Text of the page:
Over the past few weeks we have seen this happen time and again. In the first few instances, it was regarding social media.
In the span of just a few days around the All-Star break, three Major League baseball players learned the potential pratfalls of social media. First there was Josh Hader. A second-year pitcher having an incredible season. So much so that he was actually on the mound at the All-Star game in Washington, D.C. when his racist, homophobic, and generally despicable tweets from many years ago were first reported. Instead of a post-game celebration reveling in his achievement, he was forced to answer for his actions, and apologize to his friends, family, organization, teammates, and community. That is probably not how he wanted to remember his first All-Star game.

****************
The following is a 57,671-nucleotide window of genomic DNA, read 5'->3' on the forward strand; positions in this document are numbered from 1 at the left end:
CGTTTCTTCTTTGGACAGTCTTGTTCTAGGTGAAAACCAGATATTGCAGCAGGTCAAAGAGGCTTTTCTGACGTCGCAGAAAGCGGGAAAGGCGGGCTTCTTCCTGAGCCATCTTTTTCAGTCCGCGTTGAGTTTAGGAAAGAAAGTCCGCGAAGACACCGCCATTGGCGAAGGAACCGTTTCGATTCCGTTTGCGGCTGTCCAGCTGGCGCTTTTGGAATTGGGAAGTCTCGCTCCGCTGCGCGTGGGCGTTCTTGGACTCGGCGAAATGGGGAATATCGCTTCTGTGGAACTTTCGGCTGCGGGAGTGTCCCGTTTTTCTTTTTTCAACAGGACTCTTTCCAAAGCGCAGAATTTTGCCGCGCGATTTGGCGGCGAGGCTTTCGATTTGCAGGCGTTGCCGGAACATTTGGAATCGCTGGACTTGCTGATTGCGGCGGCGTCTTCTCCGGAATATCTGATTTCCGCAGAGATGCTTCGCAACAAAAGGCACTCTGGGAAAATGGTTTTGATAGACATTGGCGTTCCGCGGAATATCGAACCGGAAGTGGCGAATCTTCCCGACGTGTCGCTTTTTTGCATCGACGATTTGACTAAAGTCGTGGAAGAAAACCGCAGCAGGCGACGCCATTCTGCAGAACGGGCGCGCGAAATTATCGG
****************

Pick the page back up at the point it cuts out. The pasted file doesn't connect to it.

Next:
Then, a few days later, Sean Newcomb was throwing the best game of his life: one strike away from no-hitting the Los Angeles Dodgers in front of the home crowd in Atlanta. It was just about then that his racist, homophobic, and generally despicable tweets from many years ago were first reported. Again, the joy of the moment was lost in a haze of apologies and “stupid kid” justifications.
That same day, at roughly the same time, Trea Turner, the fantastic young shortstop for the Washington Nationals had his racist, homophobic, and generally despicable tweets from many years ago reported. Trea hadn’t done anything special on the day his idiotic past came to light, so at least no celebration was interrupted when he was forced to issue the following statement:
“There are no excuses for my insensitive and offensive language on Twitter. I am sincerely sorry for those tweets and apologize wholeheartedly. I believe people who know me understand those regrettable actions do not reflect my values or who I am. But I understand the hurtful nature of such language and am sorry to have brought any negative light to the Nationals organization, myself or the game I love.”